Hat tip: A
Image courtesy shutterstock / dundanim
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I guess it’s to be expected – that the cool grew up to be square. Hell, even evangelicals are hipper than liberals now. (I used the word Hell deliberately, even though it isn’t cool.)
Now here’s the thing: Liberals are beginning to realize they’re not hip anymore. They won’t admit it, but they do. Witness Obama’s behavior with the press. He’s sweating like Nixon – and that’s definitely not hip. (On second thought, Nixon was finally hipper than Obama.)
And Jay Carney? Would you call him hip? And what about Biden? Has there ever been a soul so square?
What makes modern liberalism the mess that it is today is that it is mainly composed of people who desperately wanted to be cool in high school – wanted to be Abbie Hoffman or Eldridge Cleaver – but never were. Their longing – this need to be Abbie – has clouded their thinking and their ability to perceive reality, placing us all in a mess along with them.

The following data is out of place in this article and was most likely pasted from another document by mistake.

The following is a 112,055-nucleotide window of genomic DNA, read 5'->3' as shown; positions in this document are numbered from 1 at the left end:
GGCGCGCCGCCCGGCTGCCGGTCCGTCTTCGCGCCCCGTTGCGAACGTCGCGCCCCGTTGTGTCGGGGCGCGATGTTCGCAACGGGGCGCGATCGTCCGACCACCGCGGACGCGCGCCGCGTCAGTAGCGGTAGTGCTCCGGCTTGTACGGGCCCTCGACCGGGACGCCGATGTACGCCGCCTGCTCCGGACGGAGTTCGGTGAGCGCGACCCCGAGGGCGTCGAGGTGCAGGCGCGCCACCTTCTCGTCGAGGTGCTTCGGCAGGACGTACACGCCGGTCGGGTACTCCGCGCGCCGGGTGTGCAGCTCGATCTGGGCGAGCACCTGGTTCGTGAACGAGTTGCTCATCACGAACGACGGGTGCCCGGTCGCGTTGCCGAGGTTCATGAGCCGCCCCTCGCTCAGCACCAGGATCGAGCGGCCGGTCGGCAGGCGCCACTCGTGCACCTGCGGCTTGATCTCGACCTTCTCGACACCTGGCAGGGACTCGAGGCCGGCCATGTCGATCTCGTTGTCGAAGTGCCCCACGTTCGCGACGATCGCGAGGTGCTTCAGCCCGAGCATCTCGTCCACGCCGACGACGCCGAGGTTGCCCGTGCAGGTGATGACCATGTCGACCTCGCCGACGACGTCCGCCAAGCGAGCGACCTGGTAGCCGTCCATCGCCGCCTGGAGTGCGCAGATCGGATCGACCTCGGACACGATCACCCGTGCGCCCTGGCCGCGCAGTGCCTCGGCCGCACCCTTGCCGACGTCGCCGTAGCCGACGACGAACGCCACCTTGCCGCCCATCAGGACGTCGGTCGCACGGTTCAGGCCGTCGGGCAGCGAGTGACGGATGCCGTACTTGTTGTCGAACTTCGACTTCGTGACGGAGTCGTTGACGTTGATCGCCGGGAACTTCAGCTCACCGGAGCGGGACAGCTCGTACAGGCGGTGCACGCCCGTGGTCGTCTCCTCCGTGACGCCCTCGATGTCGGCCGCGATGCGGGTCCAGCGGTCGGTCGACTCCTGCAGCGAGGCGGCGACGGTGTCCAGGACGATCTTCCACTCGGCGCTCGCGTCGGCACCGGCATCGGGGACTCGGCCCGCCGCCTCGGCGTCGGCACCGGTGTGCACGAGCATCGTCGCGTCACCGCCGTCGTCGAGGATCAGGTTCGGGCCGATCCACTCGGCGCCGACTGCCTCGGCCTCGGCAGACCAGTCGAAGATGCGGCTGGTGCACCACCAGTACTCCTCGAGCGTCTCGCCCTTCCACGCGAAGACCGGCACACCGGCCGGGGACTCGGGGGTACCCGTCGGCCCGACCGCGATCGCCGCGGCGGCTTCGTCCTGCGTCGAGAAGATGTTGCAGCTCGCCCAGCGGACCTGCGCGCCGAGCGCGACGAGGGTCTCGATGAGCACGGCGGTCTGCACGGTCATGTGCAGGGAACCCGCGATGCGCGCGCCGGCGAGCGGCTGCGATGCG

Meanwhile, Bob Dylan became a conservative.
– PJ Media CEO Roger L. Simon, June 19, 2012
“He’s forgetting what his own positions are, and he’s betting that you will, too. I mean, he’s changing up so much and backtracking and sidestepping, we’ve gotta … name this condition that he’s going through… I think it’s called Romnesia,”
– President Barack Obama, October 19, 2012
Of course we’re down to the final months of the president’s term, as presidents…
…as President Obama surveys the Waldorf banquet room with everyone in white tie and refinery, you have to wonder what he’s thinking. So little time, so much to redistribute.
And by the way in — in the spirit of Sesame Street, the president’s remarks tonight are brought to you but the letter ‘O’ and the number $16 trillion.
– GOP Presidential Candidate Mitt Romney, October 18, 2012
Previously at PJ Lifestyle we’ve discussed the phenomenon of the “crunchy conservative,” the individual who embraces politics and values commonly associated with “the Right” while living a more natural, “hippie” lifestyle stereotyped as a monopoly of those on “the Left.”